Press Releases 2009

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27 October 2009

Costs stay within assumed levels despite additional activity to reduce leakage

Scottish Water has continued to keep operating costs within the levels assumed by the regulator,
according to the latest annual costs and performance report, released today by the Water Industry Commission for Scotland (WICS).

While a definitive analysis of outperformance cannot be determined until the end of the 2006-10 regulatory control period, the report notes that operating costs continue to remain within the levels assumed when prices were set. This is in spite of additional work undertaken by Scottish Water to detect and repair leaks.

Customers are seeing the benefits of Scottish Water’s performance in maintaining a tight control on operating costs:

• In 2008-09, the average household bill in Scotland was £312. This is £20 lower than the average for the water and sewerage companies in England and Wales.

• During 2010-15, Scottish Water is expected to make further savings and customers can look forward to broadly stable bills as a result.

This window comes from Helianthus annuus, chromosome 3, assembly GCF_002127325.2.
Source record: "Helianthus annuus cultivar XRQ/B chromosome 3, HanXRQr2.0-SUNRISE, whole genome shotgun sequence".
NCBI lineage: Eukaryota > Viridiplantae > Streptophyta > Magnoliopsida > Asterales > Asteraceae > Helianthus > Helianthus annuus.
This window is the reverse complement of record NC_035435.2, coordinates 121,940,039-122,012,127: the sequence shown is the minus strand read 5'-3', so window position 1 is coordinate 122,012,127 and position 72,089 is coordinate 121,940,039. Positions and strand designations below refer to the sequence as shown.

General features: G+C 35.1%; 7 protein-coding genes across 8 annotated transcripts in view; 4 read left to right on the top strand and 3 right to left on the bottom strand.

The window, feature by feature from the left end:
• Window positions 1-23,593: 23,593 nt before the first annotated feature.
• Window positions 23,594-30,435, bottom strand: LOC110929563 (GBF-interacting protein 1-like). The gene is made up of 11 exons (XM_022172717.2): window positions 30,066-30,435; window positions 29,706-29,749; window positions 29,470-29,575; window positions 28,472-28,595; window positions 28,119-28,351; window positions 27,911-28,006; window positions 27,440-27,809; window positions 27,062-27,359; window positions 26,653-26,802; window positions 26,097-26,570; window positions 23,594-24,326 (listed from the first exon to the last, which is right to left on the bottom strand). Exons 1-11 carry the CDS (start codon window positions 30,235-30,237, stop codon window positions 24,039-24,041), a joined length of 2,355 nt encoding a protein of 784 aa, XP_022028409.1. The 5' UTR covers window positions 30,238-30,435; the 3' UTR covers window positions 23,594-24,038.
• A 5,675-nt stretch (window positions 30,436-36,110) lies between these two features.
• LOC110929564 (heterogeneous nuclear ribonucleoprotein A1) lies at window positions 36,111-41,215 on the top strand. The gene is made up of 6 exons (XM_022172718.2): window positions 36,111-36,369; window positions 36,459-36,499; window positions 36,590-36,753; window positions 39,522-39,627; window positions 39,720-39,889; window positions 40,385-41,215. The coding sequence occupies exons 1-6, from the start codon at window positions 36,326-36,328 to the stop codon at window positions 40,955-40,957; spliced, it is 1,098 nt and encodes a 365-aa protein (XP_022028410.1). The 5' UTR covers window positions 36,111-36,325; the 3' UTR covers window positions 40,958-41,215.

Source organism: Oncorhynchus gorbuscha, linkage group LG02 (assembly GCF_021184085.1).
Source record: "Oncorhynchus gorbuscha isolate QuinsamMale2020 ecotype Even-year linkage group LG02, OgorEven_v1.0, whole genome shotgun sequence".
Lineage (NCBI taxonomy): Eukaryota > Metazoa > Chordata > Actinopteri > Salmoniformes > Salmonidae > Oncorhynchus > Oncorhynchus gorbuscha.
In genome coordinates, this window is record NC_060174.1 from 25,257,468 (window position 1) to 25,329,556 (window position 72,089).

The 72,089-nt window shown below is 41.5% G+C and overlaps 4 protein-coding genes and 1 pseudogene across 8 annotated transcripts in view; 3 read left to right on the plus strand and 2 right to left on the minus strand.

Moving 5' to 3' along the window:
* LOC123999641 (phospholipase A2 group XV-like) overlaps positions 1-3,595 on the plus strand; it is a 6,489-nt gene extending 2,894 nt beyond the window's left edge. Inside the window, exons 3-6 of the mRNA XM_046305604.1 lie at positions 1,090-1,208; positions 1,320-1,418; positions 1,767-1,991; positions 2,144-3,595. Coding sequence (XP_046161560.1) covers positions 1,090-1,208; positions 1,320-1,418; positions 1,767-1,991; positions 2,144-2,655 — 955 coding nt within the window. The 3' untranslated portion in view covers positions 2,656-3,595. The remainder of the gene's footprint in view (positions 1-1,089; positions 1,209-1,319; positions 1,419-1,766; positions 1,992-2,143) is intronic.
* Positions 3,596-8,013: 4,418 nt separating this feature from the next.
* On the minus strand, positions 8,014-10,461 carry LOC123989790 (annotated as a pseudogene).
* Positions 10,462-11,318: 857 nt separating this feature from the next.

Alan Sutherland, WICS’ chief executive said; “Despite the substantial but necessary effort by Scottish Water to tackle leakage , it is pleasing to see that it has still been able to keep operating costs within assumed levels.” 

To download a copy of the report, please visit

For more press information please contact:
- Claire Methven or Emma Ap-Thomas, 3 Monkeys Communications, 020 7009 3100
[email protected]
- Katherine Russell, WICS’ Director of Corporate Affairs, 01786 430 200

Notes to editors:
1. The Water Industry Commission for Scotland is the economic regulator of the Scottish water industry. It has a statutory duty to determine price limits for Scottish Water based on the lowest overall reasonable cost of achieving ministerial objectives for the water industry. In June 2009, the Commission published draft price limits for water and sewerage services for the regulatory control period 2010-14/15.  To find out more visit the ‘Future prices’ section of our website

2. Since 1 April 2008, all business customers and public bodies, such as local authorities, hospitals and schools are eligible to switch water supplier. The framework for competition is set out in the Water Services etc. (Scotland) Act 2005. The Act required WICS to establish a regime to license new entrants into the market, and facilitate the orderly opening of the market. It also required Scottish Water to establish a separate retail entity (now Business Stream) to serve non-household customers in Scotland.



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